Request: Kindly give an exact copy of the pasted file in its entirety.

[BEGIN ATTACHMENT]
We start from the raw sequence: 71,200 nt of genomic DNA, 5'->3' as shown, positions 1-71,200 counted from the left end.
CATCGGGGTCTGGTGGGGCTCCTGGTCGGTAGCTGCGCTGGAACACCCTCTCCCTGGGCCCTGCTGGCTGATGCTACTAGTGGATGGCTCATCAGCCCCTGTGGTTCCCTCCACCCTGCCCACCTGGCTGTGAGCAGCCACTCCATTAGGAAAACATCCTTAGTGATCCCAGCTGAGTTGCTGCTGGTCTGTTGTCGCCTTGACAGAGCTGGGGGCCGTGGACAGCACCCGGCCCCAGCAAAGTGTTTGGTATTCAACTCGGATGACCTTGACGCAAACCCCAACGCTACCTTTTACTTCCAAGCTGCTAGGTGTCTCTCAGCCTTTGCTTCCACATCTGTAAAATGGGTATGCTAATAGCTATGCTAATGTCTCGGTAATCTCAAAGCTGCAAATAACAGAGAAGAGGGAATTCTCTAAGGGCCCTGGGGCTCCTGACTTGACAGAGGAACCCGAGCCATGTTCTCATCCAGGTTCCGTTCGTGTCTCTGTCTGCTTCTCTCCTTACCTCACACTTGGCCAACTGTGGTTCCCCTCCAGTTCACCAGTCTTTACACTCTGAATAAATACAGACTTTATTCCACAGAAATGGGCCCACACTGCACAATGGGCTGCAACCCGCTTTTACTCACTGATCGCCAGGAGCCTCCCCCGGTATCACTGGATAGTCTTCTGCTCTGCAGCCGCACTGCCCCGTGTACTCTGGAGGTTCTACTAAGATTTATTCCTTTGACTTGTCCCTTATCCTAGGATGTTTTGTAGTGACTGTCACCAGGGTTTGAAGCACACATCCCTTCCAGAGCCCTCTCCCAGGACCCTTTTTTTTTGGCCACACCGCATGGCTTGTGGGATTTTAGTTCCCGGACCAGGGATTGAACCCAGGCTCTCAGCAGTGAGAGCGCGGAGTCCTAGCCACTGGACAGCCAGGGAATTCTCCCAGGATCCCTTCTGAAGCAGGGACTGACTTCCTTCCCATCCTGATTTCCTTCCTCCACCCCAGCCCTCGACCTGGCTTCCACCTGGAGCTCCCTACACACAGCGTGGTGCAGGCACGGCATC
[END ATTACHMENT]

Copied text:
We start from the raw sequence: 71,200 nt of genomic DNA, 5'->3' as shown, positions 1-71,200 counted from the left end.
CATCGGGGTCTGGTGGGGCTCCTGGTCGGTAGCTGCGCTGGAACACCCTCTCCCTGGGCCCTGCTGGCTGATGCTACTAGTGGATGGCTCATCAGCCCCTGTGGTTCCCTCCACCCTGCCCACCTGGCTGTGAGCAGCCACTCCATTAGGAAAACATCCTTAGTGATCCCAGCTGAGTTGCTGCTGGTCTGTTGTCGCCTTGACAGAGCTGGGGGCCGTGGACAGCACCCGGCCCCAGCAAAGTGTTTGGTATTCAACTCGGATGACCTTGACGCAAACCCCAACGCTACCTTTTACTTCCAAGCTGCTAGGTGTCTCTCAGCCTTTGCTTCCACATCTGTAAAATGGGTATGCTAATAGCTATGCTAATGTCTCGGTAATCTCAAAGCTGCAAATAACAGAGAAGAGGGAATTCTCTAAGGGCCCTGGGGCTCCTGACTTGACAGAGGAACCCGAGCCATGTTCTCATCCAGGTTCCGTTCGTGTCTCTGTCTGCTTCTCTCCTTACCTCACACTTGGCCAACTGTGGTTCCCCTCCAGTTCACCAGTCTTTACACTCTGAATAAATACAGACTTTATTCCACAGAAATGGGCCCACACTGCACAATGGGCTGCAACCCGCTTTTACTCACTGATCGCCAGGAGCCTCCCCCGGTATCACTGGATAGTCTTCTGCTCTGCAGCCGCACTGCCCCGTGTACTCTGGAGGTTCTACTAAGATTTATTCCTTTGACTTGTCCCTTATCCTAGGATGTTTTGTAGTGACTGTCACCAGGGTTTGAAGCACACATCCCTTCCAGAGCCCTCTCCCAGGACCCTTTTTTTTTGGCCACACCGCATGGCTTGTGGGATTTTAGTTCCCGGACCAGGGATTGAACCCAGGCTCTCAGCAGTGAGAGCGCGGAGTCCTAGCCACTGGACAGCCAGGGAATTCTCCCAGGATCCCTTCTGAAGCAGGGACTGACTTCCTTCCCATCCTGATTTCCTTCCTCCACCCCAGCCCTCGACCTGGCTTCCACCTGGAGCTCCCTACACACAGCGTGGTGCAGGCACGGCATC